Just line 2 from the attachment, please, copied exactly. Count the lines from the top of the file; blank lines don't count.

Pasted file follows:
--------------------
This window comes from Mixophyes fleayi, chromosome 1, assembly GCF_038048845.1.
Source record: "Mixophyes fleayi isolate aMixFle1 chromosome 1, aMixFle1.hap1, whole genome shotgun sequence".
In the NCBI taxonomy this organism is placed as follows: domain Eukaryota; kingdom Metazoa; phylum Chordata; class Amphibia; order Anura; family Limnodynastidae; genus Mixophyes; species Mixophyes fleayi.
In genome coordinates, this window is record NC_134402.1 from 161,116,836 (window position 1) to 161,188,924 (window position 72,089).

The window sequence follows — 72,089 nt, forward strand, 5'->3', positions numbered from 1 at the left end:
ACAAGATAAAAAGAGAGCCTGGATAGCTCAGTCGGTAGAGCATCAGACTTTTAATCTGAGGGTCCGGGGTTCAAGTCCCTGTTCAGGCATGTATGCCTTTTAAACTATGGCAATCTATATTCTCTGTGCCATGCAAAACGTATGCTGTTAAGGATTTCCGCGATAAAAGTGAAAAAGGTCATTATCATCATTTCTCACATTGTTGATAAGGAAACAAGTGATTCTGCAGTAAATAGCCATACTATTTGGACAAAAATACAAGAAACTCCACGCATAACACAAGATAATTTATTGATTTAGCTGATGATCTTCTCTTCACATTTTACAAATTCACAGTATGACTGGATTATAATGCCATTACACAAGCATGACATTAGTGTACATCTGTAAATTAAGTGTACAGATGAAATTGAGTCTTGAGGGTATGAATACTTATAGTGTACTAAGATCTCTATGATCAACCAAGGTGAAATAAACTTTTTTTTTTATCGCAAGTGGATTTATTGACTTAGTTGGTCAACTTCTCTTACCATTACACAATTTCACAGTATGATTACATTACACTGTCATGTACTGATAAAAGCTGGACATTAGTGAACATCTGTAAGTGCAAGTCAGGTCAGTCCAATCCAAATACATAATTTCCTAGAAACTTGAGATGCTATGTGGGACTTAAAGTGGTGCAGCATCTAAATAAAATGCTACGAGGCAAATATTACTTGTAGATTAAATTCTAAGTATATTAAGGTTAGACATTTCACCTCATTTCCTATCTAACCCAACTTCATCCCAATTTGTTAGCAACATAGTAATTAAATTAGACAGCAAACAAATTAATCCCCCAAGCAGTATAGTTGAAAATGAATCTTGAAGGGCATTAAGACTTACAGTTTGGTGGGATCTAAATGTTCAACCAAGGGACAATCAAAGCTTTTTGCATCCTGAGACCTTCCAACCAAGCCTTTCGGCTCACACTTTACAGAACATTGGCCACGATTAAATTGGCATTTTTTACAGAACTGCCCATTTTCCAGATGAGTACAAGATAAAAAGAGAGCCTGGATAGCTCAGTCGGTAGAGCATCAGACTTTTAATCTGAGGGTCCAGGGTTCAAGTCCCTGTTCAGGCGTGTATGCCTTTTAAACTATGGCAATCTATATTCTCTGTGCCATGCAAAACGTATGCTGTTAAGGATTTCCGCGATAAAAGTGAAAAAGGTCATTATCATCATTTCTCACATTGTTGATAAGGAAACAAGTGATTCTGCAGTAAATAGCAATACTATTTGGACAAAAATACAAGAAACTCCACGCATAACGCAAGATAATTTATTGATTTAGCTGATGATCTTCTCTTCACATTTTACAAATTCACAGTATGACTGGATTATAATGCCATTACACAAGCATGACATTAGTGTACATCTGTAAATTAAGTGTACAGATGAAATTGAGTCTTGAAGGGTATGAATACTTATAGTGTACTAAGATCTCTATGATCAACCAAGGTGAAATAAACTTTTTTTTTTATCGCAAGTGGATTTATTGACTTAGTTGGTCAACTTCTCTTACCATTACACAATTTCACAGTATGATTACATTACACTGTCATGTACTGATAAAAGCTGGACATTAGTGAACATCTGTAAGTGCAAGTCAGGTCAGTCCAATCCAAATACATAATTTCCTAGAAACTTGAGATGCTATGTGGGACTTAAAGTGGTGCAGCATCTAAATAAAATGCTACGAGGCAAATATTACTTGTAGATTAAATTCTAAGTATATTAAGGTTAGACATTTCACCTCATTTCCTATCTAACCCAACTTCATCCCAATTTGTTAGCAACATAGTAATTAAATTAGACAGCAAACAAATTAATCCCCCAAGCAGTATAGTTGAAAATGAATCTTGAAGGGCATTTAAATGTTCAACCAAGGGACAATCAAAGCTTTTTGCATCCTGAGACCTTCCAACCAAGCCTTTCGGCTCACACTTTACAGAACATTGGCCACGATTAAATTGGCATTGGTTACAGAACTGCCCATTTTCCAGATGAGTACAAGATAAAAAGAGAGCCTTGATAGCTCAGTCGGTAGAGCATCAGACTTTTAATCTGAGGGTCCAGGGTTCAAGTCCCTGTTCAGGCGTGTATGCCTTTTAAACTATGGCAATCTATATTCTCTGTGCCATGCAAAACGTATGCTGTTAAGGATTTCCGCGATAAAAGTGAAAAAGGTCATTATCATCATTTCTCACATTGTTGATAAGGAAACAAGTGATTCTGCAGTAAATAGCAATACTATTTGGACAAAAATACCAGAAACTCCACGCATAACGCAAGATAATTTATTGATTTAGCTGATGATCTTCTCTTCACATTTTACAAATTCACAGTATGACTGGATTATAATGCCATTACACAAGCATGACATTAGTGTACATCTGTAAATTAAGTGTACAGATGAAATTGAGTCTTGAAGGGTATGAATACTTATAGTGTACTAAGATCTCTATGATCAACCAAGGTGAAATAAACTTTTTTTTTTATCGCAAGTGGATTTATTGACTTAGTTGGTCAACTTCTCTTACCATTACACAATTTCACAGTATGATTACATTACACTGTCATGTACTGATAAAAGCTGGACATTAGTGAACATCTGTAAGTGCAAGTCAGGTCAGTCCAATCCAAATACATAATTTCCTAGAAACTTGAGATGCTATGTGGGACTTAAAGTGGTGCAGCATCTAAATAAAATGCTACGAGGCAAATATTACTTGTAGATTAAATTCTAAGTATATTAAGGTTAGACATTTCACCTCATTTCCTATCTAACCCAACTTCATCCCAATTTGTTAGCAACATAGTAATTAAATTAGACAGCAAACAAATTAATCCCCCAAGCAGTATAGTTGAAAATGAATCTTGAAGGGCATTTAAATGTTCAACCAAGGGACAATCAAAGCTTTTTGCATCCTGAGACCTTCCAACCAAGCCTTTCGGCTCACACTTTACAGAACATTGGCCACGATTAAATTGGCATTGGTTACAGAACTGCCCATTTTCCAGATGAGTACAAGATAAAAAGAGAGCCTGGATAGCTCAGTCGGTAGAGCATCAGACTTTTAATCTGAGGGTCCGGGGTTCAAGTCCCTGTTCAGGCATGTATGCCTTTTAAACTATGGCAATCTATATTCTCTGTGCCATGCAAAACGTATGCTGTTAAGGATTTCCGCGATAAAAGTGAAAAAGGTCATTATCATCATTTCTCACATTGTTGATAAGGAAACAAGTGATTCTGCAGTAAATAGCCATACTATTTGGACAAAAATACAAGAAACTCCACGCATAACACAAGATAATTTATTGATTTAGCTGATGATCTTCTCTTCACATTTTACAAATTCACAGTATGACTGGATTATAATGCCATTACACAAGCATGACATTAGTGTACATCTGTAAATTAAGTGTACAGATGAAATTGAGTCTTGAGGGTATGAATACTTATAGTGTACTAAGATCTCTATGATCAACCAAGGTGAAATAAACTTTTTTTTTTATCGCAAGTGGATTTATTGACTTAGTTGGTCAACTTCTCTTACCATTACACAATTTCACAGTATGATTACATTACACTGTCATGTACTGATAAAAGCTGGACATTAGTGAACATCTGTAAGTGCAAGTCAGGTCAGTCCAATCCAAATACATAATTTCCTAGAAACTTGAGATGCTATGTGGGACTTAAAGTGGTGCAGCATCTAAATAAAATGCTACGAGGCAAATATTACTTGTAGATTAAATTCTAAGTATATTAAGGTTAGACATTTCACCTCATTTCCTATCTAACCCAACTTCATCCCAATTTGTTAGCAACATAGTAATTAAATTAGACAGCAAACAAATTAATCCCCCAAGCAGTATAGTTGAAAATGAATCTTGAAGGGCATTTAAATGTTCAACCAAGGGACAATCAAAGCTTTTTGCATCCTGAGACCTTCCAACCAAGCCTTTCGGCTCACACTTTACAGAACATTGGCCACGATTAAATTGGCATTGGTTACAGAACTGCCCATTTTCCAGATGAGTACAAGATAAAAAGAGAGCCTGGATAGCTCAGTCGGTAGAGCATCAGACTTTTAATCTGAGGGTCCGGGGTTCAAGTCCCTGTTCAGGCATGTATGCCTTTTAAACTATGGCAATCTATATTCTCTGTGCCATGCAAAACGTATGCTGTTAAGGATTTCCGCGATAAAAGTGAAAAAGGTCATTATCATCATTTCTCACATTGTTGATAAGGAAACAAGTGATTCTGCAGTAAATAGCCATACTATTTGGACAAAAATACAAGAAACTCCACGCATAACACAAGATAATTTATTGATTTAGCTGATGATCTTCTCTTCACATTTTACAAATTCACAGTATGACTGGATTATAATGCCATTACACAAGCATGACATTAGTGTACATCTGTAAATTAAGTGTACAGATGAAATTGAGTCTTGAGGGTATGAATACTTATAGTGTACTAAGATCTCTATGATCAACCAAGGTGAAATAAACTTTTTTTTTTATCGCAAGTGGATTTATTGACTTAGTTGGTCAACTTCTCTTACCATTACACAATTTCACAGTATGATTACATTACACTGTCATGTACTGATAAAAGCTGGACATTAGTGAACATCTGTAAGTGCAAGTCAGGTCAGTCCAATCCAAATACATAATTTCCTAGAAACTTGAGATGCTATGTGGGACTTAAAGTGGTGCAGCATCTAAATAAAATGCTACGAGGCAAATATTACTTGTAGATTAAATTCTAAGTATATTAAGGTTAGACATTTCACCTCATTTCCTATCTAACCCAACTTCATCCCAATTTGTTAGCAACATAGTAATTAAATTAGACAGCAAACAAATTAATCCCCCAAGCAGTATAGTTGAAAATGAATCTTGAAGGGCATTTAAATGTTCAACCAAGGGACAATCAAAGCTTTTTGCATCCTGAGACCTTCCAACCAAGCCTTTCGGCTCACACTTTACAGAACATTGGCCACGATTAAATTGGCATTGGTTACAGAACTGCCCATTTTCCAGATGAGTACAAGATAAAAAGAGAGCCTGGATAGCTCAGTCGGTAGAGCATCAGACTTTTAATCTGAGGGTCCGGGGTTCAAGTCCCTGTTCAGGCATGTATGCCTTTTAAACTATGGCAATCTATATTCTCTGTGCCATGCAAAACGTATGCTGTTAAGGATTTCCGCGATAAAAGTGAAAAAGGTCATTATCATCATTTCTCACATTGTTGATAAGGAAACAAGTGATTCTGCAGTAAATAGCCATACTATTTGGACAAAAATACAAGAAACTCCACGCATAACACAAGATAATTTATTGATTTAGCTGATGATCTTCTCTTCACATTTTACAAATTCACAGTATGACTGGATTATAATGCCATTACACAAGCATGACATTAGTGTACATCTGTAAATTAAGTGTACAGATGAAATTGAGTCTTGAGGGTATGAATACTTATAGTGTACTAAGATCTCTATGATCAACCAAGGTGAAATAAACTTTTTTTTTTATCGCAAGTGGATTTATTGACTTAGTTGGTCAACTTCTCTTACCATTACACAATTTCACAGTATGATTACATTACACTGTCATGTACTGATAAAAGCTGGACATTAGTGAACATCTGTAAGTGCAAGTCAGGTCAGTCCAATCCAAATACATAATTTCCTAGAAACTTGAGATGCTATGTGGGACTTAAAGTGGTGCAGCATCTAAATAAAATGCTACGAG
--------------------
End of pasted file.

Source record: "Mixophyes fleayi isolate aMixFle1 chromosome 1, aMixFle1.hap1, whole genome shotgun sequence".